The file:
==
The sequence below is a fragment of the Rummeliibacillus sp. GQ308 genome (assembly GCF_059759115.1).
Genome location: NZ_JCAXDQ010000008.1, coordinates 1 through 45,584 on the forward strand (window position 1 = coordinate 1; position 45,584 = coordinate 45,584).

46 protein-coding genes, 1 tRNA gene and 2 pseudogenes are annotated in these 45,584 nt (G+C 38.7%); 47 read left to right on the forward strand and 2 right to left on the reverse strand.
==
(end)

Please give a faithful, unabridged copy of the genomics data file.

The sequence below is a fragment of the Rummeliibacillus sp. GQ308 genome (assembly GCF_059759115.1).
Genome location: NZ_JCAXDQ010000008.1, coordinates 1 through 45,584 on the forward strand (window position 1 = coordinate 1; position 45,584 = coordinate 45,584).

46 protein-coding genes, 1 tRNA gene and 2 pseudogenes are annotated in these 45,584 nt (G+C 38.7%); 47 read left to right on the forward strand and 2 right to left on the reverse strand.